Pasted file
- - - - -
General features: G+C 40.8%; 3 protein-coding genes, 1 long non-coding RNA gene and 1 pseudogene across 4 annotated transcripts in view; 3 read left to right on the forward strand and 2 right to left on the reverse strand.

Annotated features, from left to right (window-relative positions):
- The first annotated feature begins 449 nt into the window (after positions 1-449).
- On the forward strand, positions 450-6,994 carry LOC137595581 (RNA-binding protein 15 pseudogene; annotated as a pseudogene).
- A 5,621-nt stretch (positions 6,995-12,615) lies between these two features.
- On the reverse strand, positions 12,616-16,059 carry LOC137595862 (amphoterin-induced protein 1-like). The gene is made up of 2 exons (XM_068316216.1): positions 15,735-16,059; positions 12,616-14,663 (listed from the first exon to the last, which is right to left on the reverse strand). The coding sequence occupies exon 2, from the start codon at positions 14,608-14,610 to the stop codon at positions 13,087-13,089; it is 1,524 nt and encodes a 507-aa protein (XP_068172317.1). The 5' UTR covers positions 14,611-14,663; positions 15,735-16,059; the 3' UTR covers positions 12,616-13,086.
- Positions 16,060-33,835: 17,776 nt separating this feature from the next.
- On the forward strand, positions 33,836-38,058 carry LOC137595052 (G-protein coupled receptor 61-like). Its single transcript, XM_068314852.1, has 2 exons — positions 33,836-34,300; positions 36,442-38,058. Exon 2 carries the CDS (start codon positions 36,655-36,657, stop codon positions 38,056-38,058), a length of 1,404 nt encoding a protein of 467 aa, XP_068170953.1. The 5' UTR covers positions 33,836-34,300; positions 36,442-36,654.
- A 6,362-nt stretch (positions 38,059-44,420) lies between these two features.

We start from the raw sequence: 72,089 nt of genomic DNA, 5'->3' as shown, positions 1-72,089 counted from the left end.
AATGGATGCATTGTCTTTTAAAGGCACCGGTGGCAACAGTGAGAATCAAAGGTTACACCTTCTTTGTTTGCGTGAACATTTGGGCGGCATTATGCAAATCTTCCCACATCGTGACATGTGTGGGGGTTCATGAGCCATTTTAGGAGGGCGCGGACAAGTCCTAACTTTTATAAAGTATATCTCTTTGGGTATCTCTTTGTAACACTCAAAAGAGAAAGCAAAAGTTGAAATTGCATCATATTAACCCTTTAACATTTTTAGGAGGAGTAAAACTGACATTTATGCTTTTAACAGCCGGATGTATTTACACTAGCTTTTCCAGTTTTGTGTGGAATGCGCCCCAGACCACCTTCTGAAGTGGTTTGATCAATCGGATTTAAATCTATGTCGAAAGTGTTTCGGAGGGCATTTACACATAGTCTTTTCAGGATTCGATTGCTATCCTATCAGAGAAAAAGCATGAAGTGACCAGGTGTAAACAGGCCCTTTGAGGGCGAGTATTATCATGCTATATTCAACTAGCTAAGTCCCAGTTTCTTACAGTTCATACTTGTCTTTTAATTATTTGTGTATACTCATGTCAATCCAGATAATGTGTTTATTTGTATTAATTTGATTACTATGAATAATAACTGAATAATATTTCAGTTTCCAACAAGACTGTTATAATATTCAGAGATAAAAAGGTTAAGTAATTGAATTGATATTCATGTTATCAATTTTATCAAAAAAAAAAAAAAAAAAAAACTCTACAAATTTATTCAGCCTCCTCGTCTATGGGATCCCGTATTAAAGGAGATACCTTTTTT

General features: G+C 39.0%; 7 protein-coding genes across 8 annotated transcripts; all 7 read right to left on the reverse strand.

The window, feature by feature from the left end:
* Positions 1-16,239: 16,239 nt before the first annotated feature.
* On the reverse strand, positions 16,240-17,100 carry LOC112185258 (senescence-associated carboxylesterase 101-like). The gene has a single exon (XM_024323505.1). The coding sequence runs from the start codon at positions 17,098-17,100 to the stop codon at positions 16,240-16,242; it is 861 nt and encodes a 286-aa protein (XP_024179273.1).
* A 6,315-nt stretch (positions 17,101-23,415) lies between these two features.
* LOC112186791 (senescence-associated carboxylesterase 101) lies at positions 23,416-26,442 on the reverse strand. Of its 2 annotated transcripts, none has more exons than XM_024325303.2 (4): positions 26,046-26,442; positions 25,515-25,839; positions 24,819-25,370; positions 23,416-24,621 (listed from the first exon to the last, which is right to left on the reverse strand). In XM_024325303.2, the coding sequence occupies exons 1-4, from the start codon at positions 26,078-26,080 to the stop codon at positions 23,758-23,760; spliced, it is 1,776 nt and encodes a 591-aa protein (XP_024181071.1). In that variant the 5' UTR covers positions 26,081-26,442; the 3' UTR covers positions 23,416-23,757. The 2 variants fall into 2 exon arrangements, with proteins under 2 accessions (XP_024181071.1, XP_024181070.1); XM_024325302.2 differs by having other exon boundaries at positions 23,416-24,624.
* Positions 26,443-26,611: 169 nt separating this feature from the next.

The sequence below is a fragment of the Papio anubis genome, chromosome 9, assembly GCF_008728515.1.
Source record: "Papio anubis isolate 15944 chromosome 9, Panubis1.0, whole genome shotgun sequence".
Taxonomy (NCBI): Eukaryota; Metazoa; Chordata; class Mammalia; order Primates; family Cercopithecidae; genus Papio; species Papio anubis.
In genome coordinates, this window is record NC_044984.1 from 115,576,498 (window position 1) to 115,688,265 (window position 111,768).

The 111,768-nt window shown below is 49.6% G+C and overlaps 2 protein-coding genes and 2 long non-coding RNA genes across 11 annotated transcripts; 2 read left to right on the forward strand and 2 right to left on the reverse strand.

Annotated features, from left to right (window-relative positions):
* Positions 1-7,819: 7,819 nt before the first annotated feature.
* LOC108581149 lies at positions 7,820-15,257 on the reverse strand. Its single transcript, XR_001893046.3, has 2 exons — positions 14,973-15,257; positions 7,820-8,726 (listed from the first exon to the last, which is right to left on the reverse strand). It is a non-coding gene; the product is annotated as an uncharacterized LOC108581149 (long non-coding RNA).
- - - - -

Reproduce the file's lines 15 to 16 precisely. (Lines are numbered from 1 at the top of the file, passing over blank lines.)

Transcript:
* On the reverse strand, positions 16,240-17,100 carry LOC112185258 (senescence-associated carboxylesterase 101-like). The gene has a single exon (XM_024323505.1). The coding sequence runs from the start codon at positions 17,098-17,100 to the stop codon at positions 16,240-16,242; it is 861 nt and encodes a 286-aa protein (XP_024179273.1).
* A 6,315-nt stretch (positions 17,101-23,415) lies between these two features.